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Old 06-14-2010, 08:26 AM   #61
Join Date: Jan 2005
Posts: 1,996
Re: Ki Aikido - quote from Gleason Sensei

Jason Casteel wrote: View Post
Well we're not dealing with absolutes here, but Shioda specifically referenced the typical day as an pre-war uchideshi as being something around 14 hours long (5:30-7:30 I think, without having it here in front of me). I recall similar remarks from others in a variety of aikidojournal interviews. They trained a LOT and of course it wasn't all direct training under Ueshiba, but that doesn't matter. Shioda himself did a lot of paying attention then a lot of figuring things out on his own too, which is still training. I don't really care what the mass of those students were doing, just the ones that really got it.
Not trying to be argumentative, but rather trying to find the underlying research. What portion of an uchideshi's day was spent on training? While they may have spent 14 hours a day in duties, it would be nice to know what portion was actual training. Do you know what articles reference this or their training?

I'd agree that Shioda and the other students did a lot of trying to figure things out, but we have to also remember that Shioda went to Kodo and a lot of what Shioda demonstrates is very close to Kodokai material. We probably won't ever know how much Shioda learned from Ueshiba or Kodo.

Jason Casteel wrote: View Post
Ueshiba himself, while he may not have spent eight hours per day in the dojo, he trained ALL day. There are far too many reports of him spending hours in his room chanting (breath work?) and doing who knows what else.
To get that good, I think we both agree that Ueshiba was obsessive about training. I think he did a lot of "solo training". Which brings up the question of where is all that solo training now, in modern aikido?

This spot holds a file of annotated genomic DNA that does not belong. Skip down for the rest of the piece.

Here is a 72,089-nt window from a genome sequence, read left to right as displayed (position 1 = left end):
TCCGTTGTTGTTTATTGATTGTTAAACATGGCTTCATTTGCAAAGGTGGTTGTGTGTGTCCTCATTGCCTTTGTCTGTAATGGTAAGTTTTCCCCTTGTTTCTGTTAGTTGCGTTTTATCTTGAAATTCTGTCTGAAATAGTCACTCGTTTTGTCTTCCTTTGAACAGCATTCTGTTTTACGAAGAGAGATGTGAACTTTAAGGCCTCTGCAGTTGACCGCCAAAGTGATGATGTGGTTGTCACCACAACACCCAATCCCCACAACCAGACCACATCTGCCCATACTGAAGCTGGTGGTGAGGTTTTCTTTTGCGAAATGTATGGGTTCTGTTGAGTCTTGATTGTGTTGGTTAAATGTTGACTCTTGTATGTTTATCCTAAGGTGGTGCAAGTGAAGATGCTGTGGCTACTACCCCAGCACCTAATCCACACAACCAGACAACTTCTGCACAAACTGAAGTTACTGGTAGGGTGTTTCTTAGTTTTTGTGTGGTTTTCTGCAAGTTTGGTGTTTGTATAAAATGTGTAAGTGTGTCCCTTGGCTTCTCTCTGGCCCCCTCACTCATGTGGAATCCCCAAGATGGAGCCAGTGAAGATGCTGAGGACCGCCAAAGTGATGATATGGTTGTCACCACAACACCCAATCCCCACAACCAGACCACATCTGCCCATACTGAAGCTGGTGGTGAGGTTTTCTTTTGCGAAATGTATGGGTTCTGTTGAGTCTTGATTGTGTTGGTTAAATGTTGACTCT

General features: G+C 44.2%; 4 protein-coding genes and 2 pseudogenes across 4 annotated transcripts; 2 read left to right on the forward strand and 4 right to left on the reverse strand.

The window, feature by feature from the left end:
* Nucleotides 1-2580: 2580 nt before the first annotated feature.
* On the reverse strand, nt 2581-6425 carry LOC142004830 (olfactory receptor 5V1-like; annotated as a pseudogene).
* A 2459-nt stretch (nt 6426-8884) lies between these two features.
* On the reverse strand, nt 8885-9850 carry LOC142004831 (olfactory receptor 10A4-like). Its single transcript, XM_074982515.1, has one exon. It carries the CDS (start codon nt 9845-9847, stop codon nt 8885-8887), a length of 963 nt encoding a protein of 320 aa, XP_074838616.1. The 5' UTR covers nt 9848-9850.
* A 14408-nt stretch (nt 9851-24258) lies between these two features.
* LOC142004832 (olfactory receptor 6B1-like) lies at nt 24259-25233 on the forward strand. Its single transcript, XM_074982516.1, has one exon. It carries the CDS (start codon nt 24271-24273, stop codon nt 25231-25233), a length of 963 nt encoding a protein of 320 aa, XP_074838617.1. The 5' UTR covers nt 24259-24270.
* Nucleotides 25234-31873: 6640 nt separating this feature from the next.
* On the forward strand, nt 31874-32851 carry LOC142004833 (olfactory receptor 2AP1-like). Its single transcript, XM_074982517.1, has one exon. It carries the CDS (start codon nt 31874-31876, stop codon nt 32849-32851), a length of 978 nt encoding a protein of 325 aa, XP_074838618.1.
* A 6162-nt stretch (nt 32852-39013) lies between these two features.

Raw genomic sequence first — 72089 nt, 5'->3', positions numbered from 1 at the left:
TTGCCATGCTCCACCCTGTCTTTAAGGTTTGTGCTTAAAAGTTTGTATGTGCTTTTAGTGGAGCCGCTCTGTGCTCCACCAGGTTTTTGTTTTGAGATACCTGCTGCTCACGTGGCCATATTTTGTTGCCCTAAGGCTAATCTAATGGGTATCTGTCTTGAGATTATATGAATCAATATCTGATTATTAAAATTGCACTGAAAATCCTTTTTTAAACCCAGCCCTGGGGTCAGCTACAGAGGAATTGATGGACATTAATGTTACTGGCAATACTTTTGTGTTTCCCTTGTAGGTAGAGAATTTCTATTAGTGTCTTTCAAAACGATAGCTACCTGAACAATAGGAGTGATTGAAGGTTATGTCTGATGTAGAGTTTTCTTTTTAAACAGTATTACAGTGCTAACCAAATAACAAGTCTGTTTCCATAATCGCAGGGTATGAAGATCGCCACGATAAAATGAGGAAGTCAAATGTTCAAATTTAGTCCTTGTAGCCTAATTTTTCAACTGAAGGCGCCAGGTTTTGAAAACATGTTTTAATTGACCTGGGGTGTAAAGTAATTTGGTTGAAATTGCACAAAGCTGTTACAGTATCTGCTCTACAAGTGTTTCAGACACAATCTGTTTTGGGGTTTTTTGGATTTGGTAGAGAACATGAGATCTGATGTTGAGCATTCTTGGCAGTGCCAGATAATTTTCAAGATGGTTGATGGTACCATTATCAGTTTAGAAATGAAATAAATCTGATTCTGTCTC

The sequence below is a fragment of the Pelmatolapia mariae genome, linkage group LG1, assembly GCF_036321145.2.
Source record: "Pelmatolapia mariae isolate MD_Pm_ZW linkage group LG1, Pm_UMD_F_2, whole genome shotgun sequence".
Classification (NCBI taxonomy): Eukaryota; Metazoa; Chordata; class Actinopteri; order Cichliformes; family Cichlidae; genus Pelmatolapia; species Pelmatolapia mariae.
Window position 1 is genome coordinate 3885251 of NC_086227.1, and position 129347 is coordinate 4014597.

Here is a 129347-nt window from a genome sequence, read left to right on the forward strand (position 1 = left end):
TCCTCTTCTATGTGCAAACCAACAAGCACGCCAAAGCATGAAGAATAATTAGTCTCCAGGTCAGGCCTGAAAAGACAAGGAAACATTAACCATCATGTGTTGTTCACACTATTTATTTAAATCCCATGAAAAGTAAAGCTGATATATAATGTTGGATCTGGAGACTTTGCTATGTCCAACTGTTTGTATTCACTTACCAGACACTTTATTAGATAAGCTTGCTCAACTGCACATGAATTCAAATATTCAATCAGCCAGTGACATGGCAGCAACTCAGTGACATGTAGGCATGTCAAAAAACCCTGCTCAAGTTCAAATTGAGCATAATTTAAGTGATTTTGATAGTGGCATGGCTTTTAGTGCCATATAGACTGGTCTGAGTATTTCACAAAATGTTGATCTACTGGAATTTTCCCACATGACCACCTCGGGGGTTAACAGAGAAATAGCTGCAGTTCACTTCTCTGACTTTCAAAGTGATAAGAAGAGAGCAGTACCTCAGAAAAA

Jason Casteel wrote: View Post
I disagree, it is most definitely skipping over the fluff. When you can take a 30 move form or kata and pull out the two really meaty, quality exercises and do them over and over again, that's skipping over the fluff!
I guess we'll disagree here. Because after working solo exercises and paired exercises, I can see where most, if not all, aikido training can house aiki. Not as currently done in modern aikido but that's because aiki is missing and "replacement" moves (i.e. jujutsu principles) were used to fill in the gaps. This is where "timing" and "body placement" came into being in aikido. Look at the quote I posted about yonkyo being a body exercise, not a technique. Modern aikido uses yonkyo as a technique. Things changed, but it isn't about yonkyo being fluff. Instead, it's about revamping yonkyo to become what it was originally intended.

All the "warm up" exercises? Definitely can be used to build aiki. All the "techniques"? Why are they sooooo different than koryu jujutsu? They weren't really jujutsu after all, but vehicles/houses for the foundation of training aiki. No fluff in the kata/waza/techniques. Just missing the foundation of aiki.

Jason Casteel wrote: View Post
Apart from that, you don't have to sell me on anything Mark. I had the luxury of reading five years worth of posts from you and others arguing against what Mike/Dan/etc were saying until you got and got your hands on someone and were able to happily insert your foot into your mouth. I say that jokingly of course, because I'm quite grateful for that.
I think you have me confused with someone else. I met Dan in 2006. Prior to that, I was not in the group of people arguing with him for years. Sometime in 2006 (if memory serves me right. I doubt it was 2005), I had a run of posts with Dan on E-Budo leading up to me meeting him in Oct. That was the first mention of Dan that I had. The archives are out there for all to check. Wasn't me arguing with Dan/Mike/Rob/etc.
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